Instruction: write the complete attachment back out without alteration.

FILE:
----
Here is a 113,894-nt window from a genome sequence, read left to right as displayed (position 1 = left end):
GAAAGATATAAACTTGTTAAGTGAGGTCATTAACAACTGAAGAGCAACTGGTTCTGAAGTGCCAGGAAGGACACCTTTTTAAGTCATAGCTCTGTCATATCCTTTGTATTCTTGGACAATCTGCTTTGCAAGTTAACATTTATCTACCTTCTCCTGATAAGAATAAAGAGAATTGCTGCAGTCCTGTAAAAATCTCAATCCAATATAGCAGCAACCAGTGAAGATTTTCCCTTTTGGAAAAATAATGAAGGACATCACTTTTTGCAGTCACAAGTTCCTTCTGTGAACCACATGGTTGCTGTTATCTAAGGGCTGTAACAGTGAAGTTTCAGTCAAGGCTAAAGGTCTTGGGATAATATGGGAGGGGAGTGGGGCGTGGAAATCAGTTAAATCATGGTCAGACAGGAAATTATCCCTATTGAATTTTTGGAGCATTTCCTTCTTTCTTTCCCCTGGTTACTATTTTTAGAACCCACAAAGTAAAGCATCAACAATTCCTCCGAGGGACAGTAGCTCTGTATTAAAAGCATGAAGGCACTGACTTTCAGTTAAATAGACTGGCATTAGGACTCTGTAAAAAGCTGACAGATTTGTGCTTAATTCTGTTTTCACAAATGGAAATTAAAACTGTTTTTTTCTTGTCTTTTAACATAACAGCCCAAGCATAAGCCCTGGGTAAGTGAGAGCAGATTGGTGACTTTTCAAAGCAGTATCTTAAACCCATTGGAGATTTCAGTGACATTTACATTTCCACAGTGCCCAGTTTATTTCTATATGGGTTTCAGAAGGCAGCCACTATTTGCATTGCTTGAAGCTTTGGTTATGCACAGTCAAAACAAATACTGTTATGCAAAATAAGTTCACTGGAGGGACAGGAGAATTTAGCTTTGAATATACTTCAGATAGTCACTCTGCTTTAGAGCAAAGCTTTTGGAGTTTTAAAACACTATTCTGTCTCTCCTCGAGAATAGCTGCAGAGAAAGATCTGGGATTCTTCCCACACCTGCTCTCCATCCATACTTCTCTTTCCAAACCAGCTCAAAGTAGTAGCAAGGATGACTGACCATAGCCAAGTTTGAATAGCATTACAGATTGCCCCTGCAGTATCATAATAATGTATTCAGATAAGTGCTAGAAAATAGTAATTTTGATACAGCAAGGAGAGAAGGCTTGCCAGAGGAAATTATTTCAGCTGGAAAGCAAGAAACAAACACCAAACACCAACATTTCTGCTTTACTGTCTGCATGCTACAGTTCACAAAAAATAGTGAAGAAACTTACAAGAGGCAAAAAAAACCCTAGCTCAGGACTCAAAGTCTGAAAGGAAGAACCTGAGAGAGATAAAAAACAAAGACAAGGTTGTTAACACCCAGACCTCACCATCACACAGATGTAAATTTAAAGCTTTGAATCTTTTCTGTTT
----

Here is a 113,894-nt window from a genome sequence, read left to right as displayed (position 1 = left end):
GAAAGATATAAACTTGTTAAGTGAGGTCATTAACAACTGAAGAGCAACTGGTTCTGAAGTGCCAGGAAGGACACCTTTTTAAGTCATAGCTCTGTCATATCCTTTGTATTCTTGGACAATCTGCTTTGCAAGTTAACATTTATCTACCTTCTCCTGATAAGAATAAAGAGAATTGCTGCAGTCCTGTAAAAATCTCAATCCAATATAGCAGCAACCAGTGAAGATTTTCCCTTTTGGAAAAATAATGAAGGACATCACTTTTTGCAGTCACAAGTTCCTTCTGTGAACCACATGGTTGCTGTTATCTAAGGGCTGTAACAGTGAAGTTTCAGTCAAGGCTAAAGGTCTTGGGATAATATGGGAGGGGAGTGGGGCGTGGAAATCAGTTAAATCATGGTCAGACAGGAAATTATCCCTATTGAATTTTTGGAGCATTTCCTTCTTTCTTTCCCCTGGTTACTATTTTTAGAACCCACAAAGTAAAGCATCAACAATTCCTCCGAGGGACAGTAGCTCTGTATTAAAAGCATGAAGGCACTGACTTTCAGTTAAATAGACTGGCATTAGGACTCTGTAAAAAGCTGACAGATTTGTGCTTAATTCTGTTTTCACAAATGGAAATTAAAACTGTTTTTTTCTTGTCTTTTAACATAACAGCCCAAGCATAAGCCCTGGGTAAGTGAGAGCAGATTGGTGACTTTTCAAAGCAGTATCTTAAACCCATTGGAGATTTCAGTGACATTTACATTTCCACAGTGCCCAGTTTATTTCTATATGGGTTTCAGAAGGCAGCCACTATTTGCATTGCTTGAAGCTTTGGTTATGCACAGTCAAAACAAATACTGTTATGCAAAATAAGTTCACTGGAGGGACAGGAGAATTTAGCTTTGAATATACTTCAGATAGTCACTCTGCTTTAGAGCAAAGCTTTTGGAGTTTTAAAACACTATTCTGTCTCTCCTCGAGAATAGCTGCAGAGAAAGATCTGGGATTCTTCCCACACCTGCTCTCCATCCATACTTCTCTTTCCAAACCAGCTCAAAGTAGTAGCAAGGATGACTGACCATAGCCAAGTTTGAATAGCATTACAGATTGCCCCTGCAGTATCATAATAATGTATTCAGATAAGTGCTAGAAAATAGTAATTTTGATACAGCAAGGAGAGAAGGCTTGCCAGAGGAAATTATTTCAGCTGGAAAGCAAGAAACAAACACCAAACACCAACATTTCTGCTTTACTGTCTGCATGCTACAGTTCACAAAAAATAGTGAAGAAACTTACAAGAGGCAAAAAAAACCCTAGCTCAGGACTCAAAGTCTGAAAGGAAGAACCTGAGAGAGATAAAAAACAAAGACAAGGTTGTTAACACCCAGACCTCACCATCACACAGATGTAAATTTAAAGCTTTGAATCTTTTCTGTTT